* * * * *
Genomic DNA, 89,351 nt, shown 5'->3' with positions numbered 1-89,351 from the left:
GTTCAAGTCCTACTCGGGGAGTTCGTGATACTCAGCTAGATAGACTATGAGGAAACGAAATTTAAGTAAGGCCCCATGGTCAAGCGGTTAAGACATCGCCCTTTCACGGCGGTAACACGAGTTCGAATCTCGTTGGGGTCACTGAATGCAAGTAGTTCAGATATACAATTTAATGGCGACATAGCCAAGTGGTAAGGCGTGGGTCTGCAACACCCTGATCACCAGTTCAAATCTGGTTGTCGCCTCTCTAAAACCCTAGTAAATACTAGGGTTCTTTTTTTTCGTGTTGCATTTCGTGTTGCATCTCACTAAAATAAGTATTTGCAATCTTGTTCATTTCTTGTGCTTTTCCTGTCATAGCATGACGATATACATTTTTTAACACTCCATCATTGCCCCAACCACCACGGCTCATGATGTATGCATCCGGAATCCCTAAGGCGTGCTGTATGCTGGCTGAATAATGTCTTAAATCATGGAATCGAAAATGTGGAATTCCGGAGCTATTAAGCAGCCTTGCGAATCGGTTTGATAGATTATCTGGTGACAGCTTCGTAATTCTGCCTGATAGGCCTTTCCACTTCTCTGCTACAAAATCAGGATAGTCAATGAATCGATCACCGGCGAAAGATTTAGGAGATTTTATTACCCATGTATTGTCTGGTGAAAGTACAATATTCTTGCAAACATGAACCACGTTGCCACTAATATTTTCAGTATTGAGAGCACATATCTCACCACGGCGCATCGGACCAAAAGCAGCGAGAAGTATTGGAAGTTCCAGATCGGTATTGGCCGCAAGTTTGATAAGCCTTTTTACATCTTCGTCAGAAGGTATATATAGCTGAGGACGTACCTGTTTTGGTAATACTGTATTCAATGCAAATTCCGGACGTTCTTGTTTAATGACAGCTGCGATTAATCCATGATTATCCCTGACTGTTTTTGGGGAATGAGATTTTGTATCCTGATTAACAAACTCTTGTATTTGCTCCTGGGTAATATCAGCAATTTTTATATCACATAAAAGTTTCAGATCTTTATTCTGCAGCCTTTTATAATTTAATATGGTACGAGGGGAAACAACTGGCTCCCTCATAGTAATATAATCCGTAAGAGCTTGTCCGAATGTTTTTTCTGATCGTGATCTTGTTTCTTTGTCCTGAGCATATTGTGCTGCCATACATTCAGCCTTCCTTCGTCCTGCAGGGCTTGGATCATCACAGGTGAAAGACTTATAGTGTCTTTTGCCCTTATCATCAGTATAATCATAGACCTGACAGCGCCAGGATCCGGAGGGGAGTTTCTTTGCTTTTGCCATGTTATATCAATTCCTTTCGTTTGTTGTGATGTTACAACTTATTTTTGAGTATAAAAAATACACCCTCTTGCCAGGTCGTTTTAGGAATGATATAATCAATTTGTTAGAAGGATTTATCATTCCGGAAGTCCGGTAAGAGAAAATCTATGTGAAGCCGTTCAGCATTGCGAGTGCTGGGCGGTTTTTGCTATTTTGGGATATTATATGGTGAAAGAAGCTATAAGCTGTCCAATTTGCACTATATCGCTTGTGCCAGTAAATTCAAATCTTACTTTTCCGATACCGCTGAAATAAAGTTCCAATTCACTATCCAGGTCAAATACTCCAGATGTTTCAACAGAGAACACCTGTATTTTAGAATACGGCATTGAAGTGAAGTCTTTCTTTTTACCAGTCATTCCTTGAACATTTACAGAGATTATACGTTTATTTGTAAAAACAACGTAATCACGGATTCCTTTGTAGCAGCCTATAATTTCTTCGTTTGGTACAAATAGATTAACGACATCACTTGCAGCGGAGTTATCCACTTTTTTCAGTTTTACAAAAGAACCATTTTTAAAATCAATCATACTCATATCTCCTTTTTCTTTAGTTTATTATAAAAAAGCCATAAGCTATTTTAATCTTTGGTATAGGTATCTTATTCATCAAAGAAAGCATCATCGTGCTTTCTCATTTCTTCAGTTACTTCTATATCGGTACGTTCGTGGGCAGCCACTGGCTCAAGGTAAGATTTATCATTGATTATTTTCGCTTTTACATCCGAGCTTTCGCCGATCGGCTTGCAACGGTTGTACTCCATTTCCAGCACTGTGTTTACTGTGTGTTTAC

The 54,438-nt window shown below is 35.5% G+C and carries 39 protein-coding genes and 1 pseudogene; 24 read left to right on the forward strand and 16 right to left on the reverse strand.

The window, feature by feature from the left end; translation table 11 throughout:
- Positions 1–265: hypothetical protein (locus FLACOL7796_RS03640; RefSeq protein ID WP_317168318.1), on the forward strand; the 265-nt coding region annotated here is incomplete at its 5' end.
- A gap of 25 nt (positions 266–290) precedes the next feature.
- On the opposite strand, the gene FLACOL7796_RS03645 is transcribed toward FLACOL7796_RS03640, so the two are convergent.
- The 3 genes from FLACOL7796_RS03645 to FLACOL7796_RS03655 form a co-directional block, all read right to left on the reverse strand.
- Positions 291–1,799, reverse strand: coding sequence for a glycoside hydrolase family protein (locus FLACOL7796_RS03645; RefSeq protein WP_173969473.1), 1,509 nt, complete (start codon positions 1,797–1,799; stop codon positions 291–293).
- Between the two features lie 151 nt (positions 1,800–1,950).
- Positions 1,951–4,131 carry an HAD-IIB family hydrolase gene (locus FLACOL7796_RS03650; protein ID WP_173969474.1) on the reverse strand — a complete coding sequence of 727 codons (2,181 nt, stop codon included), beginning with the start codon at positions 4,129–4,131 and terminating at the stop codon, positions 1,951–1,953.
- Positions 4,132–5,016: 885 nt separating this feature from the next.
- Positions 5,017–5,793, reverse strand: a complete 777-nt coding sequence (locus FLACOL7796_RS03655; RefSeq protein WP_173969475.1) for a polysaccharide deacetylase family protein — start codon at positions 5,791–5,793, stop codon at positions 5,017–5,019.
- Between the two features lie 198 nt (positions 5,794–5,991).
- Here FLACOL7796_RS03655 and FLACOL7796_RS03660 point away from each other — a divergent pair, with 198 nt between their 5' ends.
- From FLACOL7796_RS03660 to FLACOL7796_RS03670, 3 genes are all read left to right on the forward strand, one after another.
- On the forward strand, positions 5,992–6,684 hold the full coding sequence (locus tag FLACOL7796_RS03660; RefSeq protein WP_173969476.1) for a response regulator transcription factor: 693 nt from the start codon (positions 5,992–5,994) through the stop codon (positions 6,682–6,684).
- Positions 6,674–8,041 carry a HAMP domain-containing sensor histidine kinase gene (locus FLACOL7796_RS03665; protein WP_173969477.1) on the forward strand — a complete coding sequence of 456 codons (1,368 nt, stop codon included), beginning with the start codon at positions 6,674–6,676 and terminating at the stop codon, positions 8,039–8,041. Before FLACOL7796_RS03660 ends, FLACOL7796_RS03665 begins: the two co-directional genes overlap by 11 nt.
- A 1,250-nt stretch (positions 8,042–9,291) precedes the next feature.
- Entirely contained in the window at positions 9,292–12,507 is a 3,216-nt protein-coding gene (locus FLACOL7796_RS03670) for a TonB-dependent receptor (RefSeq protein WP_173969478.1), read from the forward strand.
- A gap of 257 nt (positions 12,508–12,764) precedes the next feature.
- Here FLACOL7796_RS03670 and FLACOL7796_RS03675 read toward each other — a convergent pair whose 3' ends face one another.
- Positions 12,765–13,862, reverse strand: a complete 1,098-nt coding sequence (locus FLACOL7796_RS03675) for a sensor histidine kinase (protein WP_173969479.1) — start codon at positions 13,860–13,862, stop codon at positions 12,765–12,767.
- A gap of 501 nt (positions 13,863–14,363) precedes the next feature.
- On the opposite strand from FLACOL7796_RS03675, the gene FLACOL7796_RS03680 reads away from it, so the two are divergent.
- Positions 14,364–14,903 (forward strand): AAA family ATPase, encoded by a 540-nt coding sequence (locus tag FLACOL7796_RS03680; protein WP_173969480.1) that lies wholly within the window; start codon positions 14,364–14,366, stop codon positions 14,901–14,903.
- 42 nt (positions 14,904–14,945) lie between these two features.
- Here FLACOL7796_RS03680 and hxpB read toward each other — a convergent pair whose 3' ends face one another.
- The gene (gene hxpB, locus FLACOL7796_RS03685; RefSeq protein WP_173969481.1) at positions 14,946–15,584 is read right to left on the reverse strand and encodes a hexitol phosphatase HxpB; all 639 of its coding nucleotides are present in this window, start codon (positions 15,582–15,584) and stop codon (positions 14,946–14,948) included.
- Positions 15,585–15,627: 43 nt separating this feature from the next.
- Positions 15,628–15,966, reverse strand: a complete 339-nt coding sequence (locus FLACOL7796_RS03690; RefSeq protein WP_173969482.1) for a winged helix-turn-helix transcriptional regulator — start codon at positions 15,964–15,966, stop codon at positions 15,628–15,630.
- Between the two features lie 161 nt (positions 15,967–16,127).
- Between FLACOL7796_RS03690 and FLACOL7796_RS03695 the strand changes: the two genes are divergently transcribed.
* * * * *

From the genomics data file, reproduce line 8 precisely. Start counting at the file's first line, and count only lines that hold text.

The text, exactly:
- The 3 genes from FLACOL7796_RS03645 to FLACOL7796_RS03655 form a co-directional block, all read right to left on the reverse strand.